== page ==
"Perhaps you will if Minha orders you?"

"Minha will not order me."

"Who knows?" said Lina, laughing.

"Lina is right," answered Minha, who held out her hand to Manoel. "Try to forget! Forget! my brother requires it. All is broken off! As long as this walk lasts we are not engaged: I am no more than the sister of Benito! You are only my friend!"

"To be sure," said Benito.

"Bravo! bravo! there are only strangers here," said the young mulatto, clapping her hands.

"Strangers who see each other for the first time," added the girl; "who meet, bow to----"

"Mademoiselle!" said Manoel, turning to Minha.

"To whom have I the honor to speak, sir?" said she in the most serious manner possible.

"To Manoel Valdez, who will be glad if your brother will introduce me."

"Oh, away with your nonsense!" cried Benito. "Stupid idea that I had! Be engaged, my friends--be it as much as you like! Be it always!"

"Always!" said Minha, from whom the word escaped so naturally that Lina's peals of laughter redoubled.

A grateful glance from Manoel repaid Minha for the imprudence of her tongue.

"Come along," said Benito, so as to get his sister out of her embarrassment; "if we walk on we shall not talk so much."

"One moment, brother," she said. "You have seen how ready I am to obey you. You wished to oblige Manoel and me to forget each other, so as not to spoil your walk. Very well; and now I am going to ask a sacrifice from you so that you shall not spoil mine. Whether it pleases you or not, Benito, you must promise me to forget----"

"Forget what?"

"That you are a sportsman!"

"What! you forbid me to----"

"I forbid you to fire at any of these charming birds--any of the parrots, caciques, or curucus which are flying about so happily among the trees! And the same interdiction with regard to the smaller game with which we shall have to do to-day. If any ounce, jaguar, or such thing comes too near, well----"

"But----" said Benito.

"If not, I will take Manoel's arm, and we shall save or lose ourselves, and you will be obliged to run after us."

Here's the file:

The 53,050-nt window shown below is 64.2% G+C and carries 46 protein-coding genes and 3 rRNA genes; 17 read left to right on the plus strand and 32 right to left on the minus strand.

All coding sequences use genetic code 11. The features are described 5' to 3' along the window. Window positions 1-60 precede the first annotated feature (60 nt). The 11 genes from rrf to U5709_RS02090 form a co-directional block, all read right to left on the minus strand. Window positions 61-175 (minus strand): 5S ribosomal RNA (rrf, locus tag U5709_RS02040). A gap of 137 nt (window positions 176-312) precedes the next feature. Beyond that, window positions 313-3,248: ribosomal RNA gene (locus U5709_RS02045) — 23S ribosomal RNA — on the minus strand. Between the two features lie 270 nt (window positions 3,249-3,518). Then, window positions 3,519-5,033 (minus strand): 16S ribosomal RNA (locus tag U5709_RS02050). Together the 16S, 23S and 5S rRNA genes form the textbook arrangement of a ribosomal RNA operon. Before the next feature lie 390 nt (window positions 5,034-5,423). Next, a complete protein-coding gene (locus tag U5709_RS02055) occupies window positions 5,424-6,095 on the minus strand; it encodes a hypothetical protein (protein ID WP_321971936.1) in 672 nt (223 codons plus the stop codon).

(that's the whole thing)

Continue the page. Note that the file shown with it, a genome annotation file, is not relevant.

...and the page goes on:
"Would you not like me to refuse, eh?" asked Benito, looking at Manoel.

"I think I should!" replied the young man.

"Well then--no!" said Benito; "I do not refuse; I will obey and annoy you. Come on!"

And so the four, followed by the black, struck under the splendid trees, whose thick foliage prevented the sun's rays from every reaching the soil.

There is nothing more magnificent than this part of the right bank of the Amazon. There, in such picturesque confusion, so many different trees shoot up that it is possible to count more than a hundred different species in a square mile. A forester could easily see that no woodman had been there with his hatchet or ax, for the effects of a clearing are visible for many centuries afterward. If the new trees are even a hundred years old, the general aspect still differs from what it was originally, for the lianas and other parasitic plants alter, and signs remain which no native can misunderstand.

The happy group moved then into the tall herbage, across the thickets and under the bushes, chatting and laughing. In front, when the brambles were too thick, the negro, felling-sword in hand, cleared the way, and put thousands of birds to flight.

Minha was right to intercede for the little winged world which flew about in the higher foliage, for the finest representations of tropical ornithology were there to be seen--green parrots and clamorous parakeets, which seemed to be the natural fruit of these gigantic trees; humming-birds in all their varieties, light-blue and ruby red; _"tisauras"_ with long scissors-like tails, looking like detached flowers which the wind blew from branch to branch; blackbirds, with orange plumage bound with brown; golden[-edged beccaficos; and _"sabias,"_ black as crows; all united in a deafening concert of shrieks and whistles. The long beak of the toucan stood out against the golden clusters of the _"quiriris,"_ and the treepeckers or woodpeckers of Brazil wagged their little heads, speckled all over with their purple spots.

Jules Verne
French Authors
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